Scott, who was formerly married to Amazon founder Jeff Bezos, issued a statement regarding distribution of the latest tranche of her $57bn fortune.
It was the third round of announcements Scott has made regarding her philanthropy, which rivals the largest of foundations. In 2020, she made two similar surprise announcements and donated about $6bn to causes including Covid relief, gender equity, historically Black colleges and universities and other schools.
In a post on Medium on Tuesday, Scott said she had “felt stuck” over how to articulate her purpose.
“I want to de-emphasize privileged voices and cede focus to others, yet I know some media stories will focus on wealth,” she wrote. “The headline I would wish for this post is ‘286 Teams Empowering Voices the World Needs to Hear’.
“People struggling against inequities deserve center stage in stories about change they are creating. This is equally – perhaps especially – true when their work is funded by wealth. Any wealth is a product of a collective effort that included them. The social structures that inflate wealth present obstacles to them. And despite those obstacles, they are providing solutions that benefit us all.”
Scott, 51, said a number of “high-impact organisations in categories and communities that have been historically underfunded and overlooked” were among recipients of a total disbursement of $2.739bn.
The organisations included local arts groups and institutions, including the Motown Museum, and groups working in education.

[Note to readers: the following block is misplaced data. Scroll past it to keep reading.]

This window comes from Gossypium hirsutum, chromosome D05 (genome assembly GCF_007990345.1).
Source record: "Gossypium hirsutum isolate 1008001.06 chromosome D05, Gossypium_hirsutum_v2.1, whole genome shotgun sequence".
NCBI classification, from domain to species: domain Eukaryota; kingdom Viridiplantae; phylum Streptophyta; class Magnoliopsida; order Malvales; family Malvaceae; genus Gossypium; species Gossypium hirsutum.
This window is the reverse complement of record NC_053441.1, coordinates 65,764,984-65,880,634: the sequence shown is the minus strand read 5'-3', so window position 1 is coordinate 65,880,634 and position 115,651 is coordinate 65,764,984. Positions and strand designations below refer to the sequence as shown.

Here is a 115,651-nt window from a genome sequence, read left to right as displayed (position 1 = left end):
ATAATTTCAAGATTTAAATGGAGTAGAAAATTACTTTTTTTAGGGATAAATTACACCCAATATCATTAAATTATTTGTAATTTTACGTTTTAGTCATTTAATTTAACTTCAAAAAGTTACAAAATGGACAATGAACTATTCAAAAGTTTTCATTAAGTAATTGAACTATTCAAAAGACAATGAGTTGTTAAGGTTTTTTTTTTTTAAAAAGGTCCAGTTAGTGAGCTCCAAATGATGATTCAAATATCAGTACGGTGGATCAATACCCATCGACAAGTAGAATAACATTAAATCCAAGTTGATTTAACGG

Scott and Bezos divorced in 2019. Last year, Scott’s charitable giving totaled $5.8bn – one of the biggest annual distributions by a private individual to working charities.
In her statement on Tuesday, she said “putting large donors at the center of stories on social progress is a distortion of their role”.
She wrote that she and her husband, Dan Jewett, a teacher, and “a constellation of researchers and administrators and advisers” were “all attempting to give away a fortune that was enabled by systems in need of change.
“In this effort, we are governed by a humbling belief that it would be better if disproportionate wealth were not concentrated in a small number of hands, and that the solutions are best designed and implemented by others.
“Though we still have a lot to learn about how to act on these beliefs without contradicting and subverting them, we can begin by acknowledging that people working to build power from within communities are the agents of change.”
As higher education was a proven pathway to opportunity, she said, she had given to institutions serving “students who come from communities that have been chronically underserved”.
She also identified organisations “bridging divides through interfaith support and collaboration” against deepening discrimination against ethnic and religious minorities.
Also included were “smaller arts organisations creating these benefits with artists and audiences from culturally rich regions and identity groups that donors often overlook”.
With more than 700 million people globally still living in extreme poverty, Scott wrote, her team “prioritised organisations with local teams, leaders of color and a specific focus on empowering women and girls”.
Beneficiaries included organisations staffed by “people who have spent years successfully advancing humanitarian aims, often without knowing whether there will be any money in their bank accounts in two months.
“What do we think they might do with more cash on hand than they expected? Buy needed supplies. Find new creative ways to help. Hire a few extra team members they know they can pay for the next five years. Buy chairs for them. Stop having to work every weekend. Get some sleep.”